• ANNIE FISCHER: Liszt recital, 28 March, 1978, Budapest; w.Emmanuel Krivine Cond. Orchestre de Paris: Concerto #22 in E-flat, K.482 (Mozart), Live Performance, 19 March, 1981, Palais de congres, Paris; w.Peter Mura Cond. Hungarian Phil.: Piano Concerto #1 in E-flat (Liszt), Live Performance, 3 Jan., 1975, Budapest. (Canada) St Laurent Studio YSL T-860. Transfers by Yves St Laurent. (P1320)

    “Annie Fischer, a Hungarian pianist known for the elegance of her Mozart performances and her vital, prismatic approach to early Romantic repertory, was a pianist who played with an intensity of concentration and focus that seemed almost at odds with the poetry and impetuousness of her interpretive style. She shunned the machinery of modern career-making and rarely gave interviews. Preferring not to be far from Budapest, she performed mostly in Europe, although she undertook several brief tours of the United States over the last 13 years. And because she disliked making recordings, the comparatively few disks she recorded for Deutsche Grammophon and EMI are prized by collectors.

    Miss Fischer was born in Budapest on July 5, 1914, and studied with Anton Szekely and Ernst von Dohnanyi at the Franz Liszt Academy. She made her public performing debut in Budapest when she was 8, and she toured as a concerto soloist when she was 12. Her mature career began in 1933 when she toured Europe as the winner of the first prize in the Franz Liszt International Piano Competition. In 1935 she married the musicologist and conductor Aladar Toth, who died in 1971. In 1941 they left Hungary for Sweden, and Miss Fischer suspended her performing career during World War II. She began touring Europe again in 1946, after she and her husband returned to Budapest. But she did not make her United States debut until 1961, when she played the Mozart Concerto in E flat (K. 482) with George Szell and the Cleveland Orchestra at Carnegie Hall. Her American performances thereafter were sporadic, and she made her belated Carnegie Hall recital debut in 1982. In recent seasons, she gave recitals every two or three years at the Metropolitan Museum of Art.

    Early in her career, Miss Fischer developed a large repertory that ranged from Bach to Bartok, but from the start her Mozart, Beethoven, Schubert and Schumann performances were singled out for particular praise. Critics often noted that her appeal was in her interpretations rather than in her technique. She could expand rhythms beyond their natural boundaries, and particularly in her later years, complete accuracy in dense passages sometimes eluded her. Yet the impression one carried away from her performances was of an insightful and intensely musical player. On three occasions Miss Fischer was awarded the Kossuth Prize by the Hungarian Government.”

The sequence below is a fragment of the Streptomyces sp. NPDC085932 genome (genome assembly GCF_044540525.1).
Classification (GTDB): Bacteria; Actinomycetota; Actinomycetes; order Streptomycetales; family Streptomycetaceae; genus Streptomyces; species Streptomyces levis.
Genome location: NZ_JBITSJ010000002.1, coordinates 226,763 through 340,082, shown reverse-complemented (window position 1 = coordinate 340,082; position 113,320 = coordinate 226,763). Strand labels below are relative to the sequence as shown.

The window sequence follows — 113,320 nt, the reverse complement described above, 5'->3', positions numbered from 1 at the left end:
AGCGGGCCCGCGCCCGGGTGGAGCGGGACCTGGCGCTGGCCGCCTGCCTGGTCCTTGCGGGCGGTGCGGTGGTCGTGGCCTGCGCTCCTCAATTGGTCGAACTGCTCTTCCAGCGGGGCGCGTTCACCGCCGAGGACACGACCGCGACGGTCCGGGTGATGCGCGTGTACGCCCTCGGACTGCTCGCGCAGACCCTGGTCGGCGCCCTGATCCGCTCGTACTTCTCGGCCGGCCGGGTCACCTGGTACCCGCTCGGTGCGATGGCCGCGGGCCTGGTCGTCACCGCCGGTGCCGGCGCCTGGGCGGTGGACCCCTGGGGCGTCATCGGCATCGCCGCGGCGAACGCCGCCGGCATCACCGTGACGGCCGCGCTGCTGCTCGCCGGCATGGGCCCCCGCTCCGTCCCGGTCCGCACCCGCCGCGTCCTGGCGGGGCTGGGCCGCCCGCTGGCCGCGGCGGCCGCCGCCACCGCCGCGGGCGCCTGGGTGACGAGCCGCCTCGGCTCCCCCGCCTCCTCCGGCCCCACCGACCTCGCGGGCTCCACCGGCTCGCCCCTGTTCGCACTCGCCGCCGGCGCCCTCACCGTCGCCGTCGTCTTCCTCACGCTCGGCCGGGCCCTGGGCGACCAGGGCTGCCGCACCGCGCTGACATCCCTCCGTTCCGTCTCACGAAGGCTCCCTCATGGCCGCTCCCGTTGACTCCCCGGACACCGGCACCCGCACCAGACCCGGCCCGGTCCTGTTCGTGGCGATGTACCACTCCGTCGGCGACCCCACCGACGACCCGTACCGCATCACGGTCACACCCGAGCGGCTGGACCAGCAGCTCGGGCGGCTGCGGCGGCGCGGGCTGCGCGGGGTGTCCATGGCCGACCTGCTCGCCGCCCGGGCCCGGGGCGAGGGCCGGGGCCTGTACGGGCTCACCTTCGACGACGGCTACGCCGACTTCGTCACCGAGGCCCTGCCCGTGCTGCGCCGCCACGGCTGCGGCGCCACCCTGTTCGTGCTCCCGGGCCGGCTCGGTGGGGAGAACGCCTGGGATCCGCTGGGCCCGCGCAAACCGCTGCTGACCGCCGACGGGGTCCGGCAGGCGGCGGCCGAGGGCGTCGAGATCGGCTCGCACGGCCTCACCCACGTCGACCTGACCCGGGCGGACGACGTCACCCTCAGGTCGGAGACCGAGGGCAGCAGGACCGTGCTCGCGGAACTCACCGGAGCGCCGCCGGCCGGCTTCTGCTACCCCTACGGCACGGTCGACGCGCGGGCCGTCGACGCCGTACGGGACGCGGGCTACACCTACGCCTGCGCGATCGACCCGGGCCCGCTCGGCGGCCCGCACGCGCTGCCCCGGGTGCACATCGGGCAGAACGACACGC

• - Allan Kozinn, THE NEW YORK TIMES, 13 April, 1995

    . . . REPEATED . . . FROM THE RECENT PAST . . .

  • LA TRAVIATA, Live Performance, 6 April, 1957, w.Cleva Cond. Met Opera Ensemble; Renata Tebaldi, Giuseppe Campora, Leonard Warren, etc. (Canada) 2-St Laurent Studio YSL T-910. (OP3319)

    “…one of the most lusciously sung Violettas on record. Tebaldi’s voice was a uniquely beautiful instrument, immediately identifiable once you have heard it, rich in colors, and particularly attractive in its middle and upper middle registers. While she was not a vocal actor capable of the kind of specificity exhibited by Callas, neither was she a cipher. This is an impassioned performance with a wide range of emotional expression. Violetta pleading with the elder Germont will tear at your heart, and ‘Addio del passato’ conveys all the fragility of Violetta’s poignant ill condition while still serving as a master class in beautiful singing.

    Speaking of which, there is Leonard Warren’s Germont. This great Verdi baritone is heard here in his prime, pouring out a unique gigantic but always beautiful sound, and inflecting the role with meaning. ‘Di Provenza’ is exemplary in its sculpting of Verdi’s broad phrases, and positively thrilling.

    The surprise to many might well be Giuseppe Campora, though experienced collectors will expect a high quality of lyric tenor singing. Campora was the superb Pinkerton on Tebaldi’s first BUTTERFLY recording. He sang frequently at the Met in the 1950s and 60s, but that was an era of truly great tenors on the order of Carlo Bergonzi, Jussi Bjorling, Giuseppe Di Stefano, and Richard Tucker. Campora was left in the shade, but today we would pay a great deal to hear an Alfredo of this quality. There is a nice, warm glow to the sound and a completely natural feel for the shape of the music (something all three principals share). Campora’s voice and Tebaldi’s blend beautifully, particularly in ‘Parigi o cara’ but also in the first act.

    You will search long and hard to find a more beautifully vocalized recording of LA TRAVIATA, but you shouldn’t make the mistake of thinking that this is code for ‘dramatically uninteresting’. In addition to utterly remarkable singing the likes of which simply does not exist today, here is a dramatically alive, impassioned performance. St. Laurent Studio has done its usual fine job of making the transfer sound as good as any 1950s Met broadcast could. As usual, no notes, but complete tracking information.”

  • - Henry Fogel, FANFARE

  • LE PROPHETE, Live Performance, 29 Jan., 1977, w.Henry Lewis Cond. Met Opera Ensemble; Marilyn Horne, Renata Scotto, James McCracken, Jerome Hines, etc. (Canada) 3-St Laurent Studio stereo YSL T-859. Transfers by Yves St Laurent. (OP3316)